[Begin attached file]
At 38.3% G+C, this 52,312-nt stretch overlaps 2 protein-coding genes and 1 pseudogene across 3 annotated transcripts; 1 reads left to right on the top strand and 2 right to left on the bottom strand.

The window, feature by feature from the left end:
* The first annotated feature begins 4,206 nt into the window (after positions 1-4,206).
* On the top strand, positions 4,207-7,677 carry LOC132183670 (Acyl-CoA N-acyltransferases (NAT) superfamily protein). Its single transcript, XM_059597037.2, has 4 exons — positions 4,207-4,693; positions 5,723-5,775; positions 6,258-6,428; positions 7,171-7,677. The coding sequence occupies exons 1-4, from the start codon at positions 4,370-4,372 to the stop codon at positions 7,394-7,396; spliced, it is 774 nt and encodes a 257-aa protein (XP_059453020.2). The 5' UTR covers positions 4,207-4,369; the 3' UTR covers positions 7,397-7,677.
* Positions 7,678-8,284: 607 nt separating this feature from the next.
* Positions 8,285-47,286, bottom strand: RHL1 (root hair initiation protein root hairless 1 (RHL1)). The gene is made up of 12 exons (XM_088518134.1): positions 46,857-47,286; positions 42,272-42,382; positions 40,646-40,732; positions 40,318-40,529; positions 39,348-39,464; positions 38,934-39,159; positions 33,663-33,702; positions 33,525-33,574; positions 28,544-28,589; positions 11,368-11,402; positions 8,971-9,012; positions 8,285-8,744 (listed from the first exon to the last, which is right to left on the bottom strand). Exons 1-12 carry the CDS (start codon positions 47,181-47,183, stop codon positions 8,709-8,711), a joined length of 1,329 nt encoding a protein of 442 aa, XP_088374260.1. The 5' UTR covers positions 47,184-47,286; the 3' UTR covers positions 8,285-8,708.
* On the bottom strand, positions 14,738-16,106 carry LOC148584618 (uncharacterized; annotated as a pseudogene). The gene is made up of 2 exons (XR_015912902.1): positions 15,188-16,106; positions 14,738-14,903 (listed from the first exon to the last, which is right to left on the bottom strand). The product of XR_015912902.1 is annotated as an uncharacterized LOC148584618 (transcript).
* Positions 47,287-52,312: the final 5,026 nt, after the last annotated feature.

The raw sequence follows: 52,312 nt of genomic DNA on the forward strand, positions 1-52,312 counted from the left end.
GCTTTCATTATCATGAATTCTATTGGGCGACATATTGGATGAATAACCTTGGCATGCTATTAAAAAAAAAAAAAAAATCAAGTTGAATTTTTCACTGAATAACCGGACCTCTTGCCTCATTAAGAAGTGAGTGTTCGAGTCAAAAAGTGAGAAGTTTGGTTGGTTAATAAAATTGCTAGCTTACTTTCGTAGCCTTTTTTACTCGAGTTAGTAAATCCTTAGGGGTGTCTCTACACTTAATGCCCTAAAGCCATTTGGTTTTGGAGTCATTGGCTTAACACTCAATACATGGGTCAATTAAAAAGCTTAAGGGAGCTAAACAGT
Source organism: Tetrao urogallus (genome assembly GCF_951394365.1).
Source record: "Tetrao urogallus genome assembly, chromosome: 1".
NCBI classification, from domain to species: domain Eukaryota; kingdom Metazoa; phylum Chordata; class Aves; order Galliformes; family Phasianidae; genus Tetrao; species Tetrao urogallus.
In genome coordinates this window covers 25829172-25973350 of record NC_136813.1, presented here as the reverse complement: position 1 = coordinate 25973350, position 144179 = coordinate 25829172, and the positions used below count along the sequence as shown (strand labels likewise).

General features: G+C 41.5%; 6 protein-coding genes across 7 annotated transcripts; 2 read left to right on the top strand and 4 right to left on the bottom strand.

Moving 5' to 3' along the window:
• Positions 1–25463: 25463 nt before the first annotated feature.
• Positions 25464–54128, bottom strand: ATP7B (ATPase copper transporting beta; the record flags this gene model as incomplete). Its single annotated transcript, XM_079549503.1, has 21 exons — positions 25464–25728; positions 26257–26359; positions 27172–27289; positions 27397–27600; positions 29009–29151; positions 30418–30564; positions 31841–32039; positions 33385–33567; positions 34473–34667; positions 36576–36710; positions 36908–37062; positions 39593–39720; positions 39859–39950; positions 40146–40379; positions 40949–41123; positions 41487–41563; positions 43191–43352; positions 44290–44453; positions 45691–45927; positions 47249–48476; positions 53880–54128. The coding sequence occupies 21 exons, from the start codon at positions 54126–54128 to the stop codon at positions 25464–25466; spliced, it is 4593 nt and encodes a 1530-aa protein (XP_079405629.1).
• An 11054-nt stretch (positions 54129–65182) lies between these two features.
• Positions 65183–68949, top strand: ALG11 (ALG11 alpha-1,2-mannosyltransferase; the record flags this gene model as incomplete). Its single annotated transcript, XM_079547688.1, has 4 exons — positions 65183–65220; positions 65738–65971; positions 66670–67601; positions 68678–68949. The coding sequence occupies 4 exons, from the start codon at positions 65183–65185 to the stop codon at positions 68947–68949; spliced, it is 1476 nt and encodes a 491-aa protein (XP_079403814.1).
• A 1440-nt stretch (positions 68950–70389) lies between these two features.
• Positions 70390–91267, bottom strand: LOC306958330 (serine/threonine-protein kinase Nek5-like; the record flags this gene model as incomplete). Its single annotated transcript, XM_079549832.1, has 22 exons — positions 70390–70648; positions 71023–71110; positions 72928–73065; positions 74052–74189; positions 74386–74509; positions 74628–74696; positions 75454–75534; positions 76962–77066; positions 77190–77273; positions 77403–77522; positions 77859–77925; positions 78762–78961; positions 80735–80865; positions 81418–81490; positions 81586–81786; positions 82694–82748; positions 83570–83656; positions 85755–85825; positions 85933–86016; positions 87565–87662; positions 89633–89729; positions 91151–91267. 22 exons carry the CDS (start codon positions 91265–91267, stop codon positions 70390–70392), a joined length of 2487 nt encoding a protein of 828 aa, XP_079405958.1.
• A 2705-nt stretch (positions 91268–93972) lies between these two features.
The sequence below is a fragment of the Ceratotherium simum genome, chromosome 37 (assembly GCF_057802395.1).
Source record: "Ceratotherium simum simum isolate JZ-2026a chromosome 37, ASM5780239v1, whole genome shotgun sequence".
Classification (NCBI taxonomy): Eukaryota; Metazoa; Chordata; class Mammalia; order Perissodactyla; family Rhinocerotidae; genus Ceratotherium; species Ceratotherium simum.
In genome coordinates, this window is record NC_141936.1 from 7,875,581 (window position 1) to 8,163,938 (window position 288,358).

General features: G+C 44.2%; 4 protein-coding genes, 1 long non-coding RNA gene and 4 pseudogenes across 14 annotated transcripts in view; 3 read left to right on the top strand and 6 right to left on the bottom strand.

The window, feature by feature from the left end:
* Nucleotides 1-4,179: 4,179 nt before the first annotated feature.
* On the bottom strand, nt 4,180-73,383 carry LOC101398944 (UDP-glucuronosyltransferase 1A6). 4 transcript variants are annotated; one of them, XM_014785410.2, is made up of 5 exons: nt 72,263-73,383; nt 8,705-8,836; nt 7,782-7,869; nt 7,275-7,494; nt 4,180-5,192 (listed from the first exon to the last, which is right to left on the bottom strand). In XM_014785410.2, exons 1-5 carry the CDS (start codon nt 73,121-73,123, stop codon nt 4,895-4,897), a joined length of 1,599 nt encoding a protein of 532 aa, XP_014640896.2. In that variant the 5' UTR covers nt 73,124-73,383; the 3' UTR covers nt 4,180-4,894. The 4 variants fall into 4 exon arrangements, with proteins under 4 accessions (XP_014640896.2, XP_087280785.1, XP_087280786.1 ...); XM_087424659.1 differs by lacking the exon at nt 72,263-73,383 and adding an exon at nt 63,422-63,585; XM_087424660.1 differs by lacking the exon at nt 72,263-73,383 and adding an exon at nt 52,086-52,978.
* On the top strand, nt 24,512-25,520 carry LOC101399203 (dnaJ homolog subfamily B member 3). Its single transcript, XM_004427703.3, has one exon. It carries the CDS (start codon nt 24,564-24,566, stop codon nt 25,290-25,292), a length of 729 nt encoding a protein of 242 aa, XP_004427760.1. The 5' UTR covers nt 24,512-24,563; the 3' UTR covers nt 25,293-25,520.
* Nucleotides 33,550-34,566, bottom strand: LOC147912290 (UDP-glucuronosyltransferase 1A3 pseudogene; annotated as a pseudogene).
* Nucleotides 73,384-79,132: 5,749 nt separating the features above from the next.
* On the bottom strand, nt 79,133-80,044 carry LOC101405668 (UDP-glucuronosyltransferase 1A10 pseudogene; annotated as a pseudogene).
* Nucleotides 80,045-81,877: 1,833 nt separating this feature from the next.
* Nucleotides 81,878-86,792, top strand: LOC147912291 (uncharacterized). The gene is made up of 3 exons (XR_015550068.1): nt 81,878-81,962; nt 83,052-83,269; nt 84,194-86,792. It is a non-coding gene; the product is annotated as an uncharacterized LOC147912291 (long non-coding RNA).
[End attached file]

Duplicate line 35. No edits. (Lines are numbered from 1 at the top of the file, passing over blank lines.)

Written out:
* On the bottom strand, nt 79,133-80,044 carry LOC101405668 (UDP-glucuronosyltransferase 1A10 pseudogene; annotated as a pseudogene).